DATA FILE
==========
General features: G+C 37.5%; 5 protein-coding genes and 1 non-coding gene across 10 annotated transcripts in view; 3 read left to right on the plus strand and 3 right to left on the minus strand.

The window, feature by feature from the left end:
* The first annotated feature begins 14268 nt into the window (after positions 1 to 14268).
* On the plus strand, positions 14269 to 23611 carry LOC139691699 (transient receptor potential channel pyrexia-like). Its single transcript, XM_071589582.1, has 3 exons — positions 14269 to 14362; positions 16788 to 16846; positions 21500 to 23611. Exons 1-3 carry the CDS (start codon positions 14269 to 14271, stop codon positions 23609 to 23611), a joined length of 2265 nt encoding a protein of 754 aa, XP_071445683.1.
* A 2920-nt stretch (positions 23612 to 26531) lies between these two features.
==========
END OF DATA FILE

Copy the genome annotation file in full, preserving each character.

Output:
General features: G+C 37.5%; 5 protein-coding genes and 1 non-coding gene across 10 annotated transcripts in view; 3 read left to right on the plus strand and 3 right to left on the minus strand.

The window, feature by feature from the left end:
* The first annotated feature begins 14268 nt into the window (after positions 1 to 14268).
* On the plus strand, positions 14269 to 23611 carry LOC139691699 (transient receptor potential channel pyrexia-like). Its single transcript, XM_071589582.1, has 3 exons — positions 14269 to 14362; positions 16788 to 16846; positions 21500 to 23611. Exons 1-3 carry the CDS (start codon positions 14269 to 14271, stop codon positions 23609 to 23611), a joined length of 2265 nt encoding a protein of 754 aa, XP_071445683.1.
* A 2920-nt stretch (positions 23612 to 26531) lies between these two features.